The economic and financial meltdown coupled with the Covid-19 confinement restrictions have dealt the final blow to the start-up ecosystem that have flourished in the previous years as a new form of economic development. Many entrepreneurs have closed their startups, others decided to relocate and move their business to the regional and international markets, and those who remained are battling to withstand the evolving challenges. What worsens the situation is the absence of any governmental support which is mandatory for creating an appropriate investment environment and setting the regulatory and financing frameworks that motivate entrepreneurs to take the initiative.
Absence of internal fundings
Before the economic crisis that started in 2019, the startup sector was witnessing a tremendous growth, as the stimulus packages allocated by the Central Bank to support this sector have contributed to the birth of a new startups. However, the financial crisis, accompanied with bank restrictions which led to withholding the depositors’ money, and halting loans affected the sector dramatically. In this context, Ramy Boujawdeh, Deputy Director General of the Berytech told Sawt Beirut International (SBI), “A large number of entrepreneurs benefited from the Central Bank’s Circular 331, which at the time allocated $400 million to support startups in the technology sector.” However, support for start-ups is currently limited to external fundings provided through programs and funds such as Berytech. Some international organizations also provide support for a number of projects that serve their development goals.
According to Boujawdeh, Berytech supports more than 120 start-ups, small and medium-sized companies. “Donors have reduced support for start-ups and are focusing on small and medium-sized companies in the market,” he said. But the percentage of support doubled for this year compared to 2019. These companies receive financial and technical support to help them withstand and reduce costs in light of the current crisis. The support is focused on technology, agriculture, industry and the environment sectors, according to Boujawdeh.
Looking for new markets
Support at this stage is directed to innovative new projects that present creative ideas to solve problems and challenges facing Lebanon, such as waste management and how to benefit from it, as well as ideas that can be applied abroad. The Lebanese market no longer secures the required revenues and profits, according to Abdel Kader Jawhar, Founder and CEO of “Akel Tech” startup, which sells a machine that prepares the Lebanese ‘Mankoushe’ automatically and deliver it to the customer without human intervention. The machine can be used in universities, hospitals, and commercial markets. Jawhar took advantage of the financial support he received prior to the crisis to create the prototype machine. The machine was available in Beirut, but the port explosion, the lockdowns due to the Covid pandemic and the currency’s deterioration forced him to stop working.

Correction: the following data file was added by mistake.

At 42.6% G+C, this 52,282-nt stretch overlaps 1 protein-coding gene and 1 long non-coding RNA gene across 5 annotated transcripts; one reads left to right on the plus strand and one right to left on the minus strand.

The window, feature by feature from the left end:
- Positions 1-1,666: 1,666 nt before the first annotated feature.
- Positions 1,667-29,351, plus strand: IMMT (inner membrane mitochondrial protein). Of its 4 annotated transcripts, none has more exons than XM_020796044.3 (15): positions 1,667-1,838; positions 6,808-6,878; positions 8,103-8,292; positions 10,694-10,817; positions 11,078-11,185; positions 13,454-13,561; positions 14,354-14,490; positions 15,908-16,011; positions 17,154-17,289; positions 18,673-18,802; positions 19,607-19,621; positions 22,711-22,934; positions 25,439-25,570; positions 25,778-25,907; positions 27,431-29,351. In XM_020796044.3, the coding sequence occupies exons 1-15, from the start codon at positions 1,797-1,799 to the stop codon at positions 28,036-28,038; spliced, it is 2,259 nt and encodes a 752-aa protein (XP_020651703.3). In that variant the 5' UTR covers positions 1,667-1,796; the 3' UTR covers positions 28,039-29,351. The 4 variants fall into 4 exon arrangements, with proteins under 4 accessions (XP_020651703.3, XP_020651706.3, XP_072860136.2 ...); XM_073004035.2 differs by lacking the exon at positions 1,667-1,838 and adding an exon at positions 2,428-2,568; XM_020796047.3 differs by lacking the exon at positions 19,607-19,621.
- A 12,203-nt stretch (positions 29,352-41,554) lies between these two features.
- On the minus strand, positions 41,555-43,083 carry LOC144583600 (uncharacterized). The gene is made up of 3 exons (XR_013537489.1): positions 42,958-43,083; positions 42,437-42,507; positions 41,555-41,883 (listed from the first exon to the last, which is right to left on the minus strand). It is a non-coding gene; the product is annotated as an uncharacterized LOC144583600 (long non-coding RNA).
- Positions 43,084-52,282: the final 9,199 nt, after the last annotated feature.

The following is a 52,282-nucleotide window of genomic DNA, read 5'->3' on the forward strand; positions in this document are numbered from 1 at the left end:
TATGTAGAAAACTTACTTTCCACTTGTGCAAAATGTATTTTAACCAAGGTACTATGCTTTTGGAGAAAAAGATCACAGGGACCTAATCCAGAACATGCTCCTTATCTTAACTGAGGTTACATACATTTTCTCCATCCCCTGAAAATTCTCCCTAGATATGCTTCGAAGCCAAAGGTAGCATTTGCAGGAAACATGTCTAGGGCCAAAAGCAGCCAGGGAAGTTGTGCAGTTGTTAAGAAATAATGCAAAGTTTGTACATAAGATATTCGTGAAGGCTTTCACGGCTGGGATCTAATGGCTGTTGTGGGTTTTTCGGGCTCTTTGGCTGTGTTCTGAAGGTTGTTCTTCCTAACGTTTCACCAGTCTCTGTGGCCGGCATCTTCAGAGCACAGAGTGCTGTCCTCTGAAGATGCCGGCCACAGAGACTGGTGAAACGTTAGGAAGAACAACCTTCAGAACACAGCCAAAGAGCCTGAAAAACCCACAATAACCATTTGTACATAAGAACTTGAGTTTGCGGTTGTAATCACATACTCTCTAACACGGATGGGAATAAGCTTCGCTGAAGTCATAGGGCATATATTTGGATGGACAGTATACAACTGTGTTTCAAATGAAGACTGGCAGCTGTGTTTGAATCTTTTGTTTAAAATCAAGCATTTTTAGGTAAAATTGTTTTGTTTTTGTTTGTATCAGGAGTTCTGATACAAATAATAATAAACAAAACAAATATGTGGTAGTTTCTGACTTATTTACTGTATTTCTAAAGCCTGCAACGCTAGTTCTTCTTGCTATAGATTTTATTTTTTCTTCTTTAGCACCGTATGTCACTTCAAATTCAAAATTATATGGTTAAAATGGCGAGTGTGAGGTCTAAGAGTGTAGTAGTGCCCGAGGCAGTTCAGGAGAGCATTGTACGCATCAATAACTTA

Gains and challenges
Jawhar is preparing to show his machine in Dubai, and is looking for a new market for it. But he will keep the manufacturing process in Lebanon, benefiting from his friends and acquaintances to complete the work. He said, “I trust the Lebanese talents, and i work with engineers and workers on contractual basis to manufacture small quantities at a reasonable cost.” But he pointed out that he is facing many challenges in Lebanon, most notably the electricity crisis and the bureaucracy in public administrations.
On the other hand, Jawhar pointed out that start-ups benefit from their low operational costs and the possibility of changing the business strategy at any time, compared to major companies, but like others, they are struggling amid the unstable work environment, the absence of financial facilities, the instability of the exchange rate of the lira and political instability.
Despite the impact of Covid, which exacerbated the crisis in Lebanon, communication and remote work enabled a large number of young people in the Lebanese countryside to develop their ideas and turn them into start-up projects that secure new job opportunities, according to Boujawdeh. It also helped companies in those areas to obtain financial and technical support.